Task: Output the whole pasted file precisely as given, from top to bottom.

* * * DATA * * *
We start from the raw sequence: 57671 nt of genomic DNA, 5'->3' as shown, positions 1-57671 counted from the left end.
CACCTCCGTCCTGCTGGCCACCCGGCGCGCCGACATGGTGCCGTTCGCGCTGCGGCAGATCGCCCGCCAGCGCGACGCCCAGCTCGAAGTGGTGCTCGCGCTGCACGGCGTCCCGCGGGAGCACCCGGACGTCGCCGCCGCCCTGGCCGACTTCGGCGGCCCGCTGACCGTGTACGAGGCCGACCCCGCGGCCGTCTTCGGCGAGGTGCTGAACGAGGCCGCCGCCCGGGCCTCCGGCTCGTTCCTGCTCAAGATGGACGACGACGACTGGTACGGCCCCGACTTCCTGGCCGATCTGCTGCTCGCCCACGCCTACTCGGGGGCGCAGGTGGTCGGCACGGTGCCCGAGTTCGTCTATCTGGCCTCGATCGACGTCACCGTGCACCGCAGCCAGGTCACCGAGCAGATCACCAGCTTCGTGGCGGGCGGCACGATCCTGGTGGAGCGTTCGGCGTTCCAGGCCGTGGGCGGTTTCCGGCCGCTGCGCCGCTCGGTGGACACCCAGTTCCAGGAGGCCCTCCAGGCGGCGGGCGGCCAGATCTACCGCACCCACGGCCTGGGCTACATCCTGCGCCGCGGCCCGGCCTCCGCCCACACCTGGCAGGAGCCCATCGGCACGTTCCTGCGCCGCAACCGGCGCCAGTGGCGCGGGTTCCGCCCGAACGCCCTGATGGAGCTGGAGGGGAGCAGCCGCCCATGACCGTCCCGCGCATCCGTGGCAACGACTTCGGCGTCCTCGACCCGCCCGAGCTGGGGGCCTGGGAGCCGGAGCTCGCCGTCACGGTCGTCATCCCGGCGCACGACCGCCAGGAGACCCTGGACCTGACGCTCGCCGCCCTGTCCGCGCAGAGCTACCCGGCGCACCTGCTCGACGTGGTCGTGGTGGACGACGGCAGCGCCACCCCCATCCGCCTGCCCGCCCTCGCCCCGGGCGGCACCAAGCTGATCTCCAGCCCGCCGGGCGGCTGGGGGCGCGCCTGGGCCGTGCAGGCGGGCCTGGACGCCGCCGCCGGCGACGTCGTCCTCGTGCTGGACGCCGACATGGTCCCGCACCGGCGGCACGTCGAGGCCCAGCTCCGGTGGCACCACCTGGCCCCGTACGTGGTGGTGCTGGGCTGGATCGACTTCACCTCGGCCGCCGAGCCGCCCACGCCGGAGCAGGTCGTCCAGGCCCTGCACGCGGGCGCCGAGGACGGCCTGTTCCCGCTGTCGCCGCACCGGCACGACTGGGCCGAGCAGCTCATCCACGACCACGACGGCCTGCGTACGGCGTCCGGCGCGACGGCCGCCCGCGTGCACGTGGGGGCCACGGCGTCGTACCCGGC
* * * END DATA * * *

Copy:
We start from the raw sequence: 57671 nt of genomic DNA, 5'->3' as shown, positions 1-57671 counted from the left end.
CACCTCCGTCCTGCTGGCCACCCGGCGCGCCGACATGGTGCCGTTCGCGCTGCGGCAGATCGCCCGCCAGCGCGACGCCCAGCTCGAAGTGGTGCTCGCGCTGCACGGCGTCCCGCGGGAGCACCCGGACGTCGCCGCCGCCCTGGCCGACTTCGGCGGCCCGCTGACCGTGTACGAGGCCGACCCCGCGGCCGTCTTCGGCGAGGTGCTGAACGAGGCCGCCGCCCGGGCCTCCGGCTCGTTCCTGCTCAAGATGGACGACGACGACTGGTACGGCCCCGACTTCCTGGCCGATCTGCTGCTCGCCCACGCCTACTCGGGGGCGCAGGTGGTCGGCACGGTGCCCGAGTTCGTCTATCTGGCCTCGATCGACGTCACCGTGCACCGCAGCCAGGTCACCGAGCAGATCACCAGCTTCGTGGCGGGCGGCACGATCCTGGTGGAGCGTTCGGCGTTCCAGGCCGTGGGCGGTTTCCGGCCGCTGCGCCGCTCGGTGGACACCCAGTTCCAGGAGGCCCTCCAGGCGGCGGGCGGCCAGATCTACCGCACCCACGGCCTGGGCTACATCCTGCGCCGCGGCCCGGCCTCCGCCCACACCTGGCAGGAGCCCATCGGCACGTTCCTGCGCCGCAACCGGCGCCAGTGGCGCGGGTTCCGCCCGAACGCCCTGATGGAGCTGGAGGGGAGCAGCCGCCCATGACCGTCCCGCGCATCCGTGGCAACGACTTCGGCGTCCTCGACCCGCCCGAGCTGGGGGCCTGGGAGCCGGAGCTCGCCGTCACGGTCGTCATCCCGGCGCACGACCGCCAGGAGACCCTGGACCTGACGCTCGCCGCCCTGTCCGCGCAGAGCTACCCGGCGCACCTGCTCGACGTGGTCGTGGTGGACGACGGCAGCGCCACCCCCATCCGCCTGCCCGCCCTCGCCCCGGGCGGCACCAAGCTGATCTCCAGCCCGCCGGGCGGCTGGGGGCGCGCCTGGGCCGTGCAGGCGGGCCTGGACGCCGCCGCCGGCGACGTCGTCCTCGTGCTGGACGCCGACATGGTCCCGCACCGGCGGCACGTCGAGGCCCAGCTCCGGTGGCACCACCTGGCCCCGTACGTGGTGGTGCTGGGCTGGATCGACTTCACCTCGGCCGCCGAGCCGCCCACGCCGGAGCAGGTCGTCCAGGCCCTGCACGCGGGCGCCGAGGACGGCCTGTTCCCGCTGTCGCCGCACCGGCACGACTGGGCCGAGCAGCTCATCCACGACCACGACGGCCTGCGTACGGCGTCCGGCGCGACGGCCGCCCGCGTGCACGTGGGGGCCACGGCGTCGTACCCGGC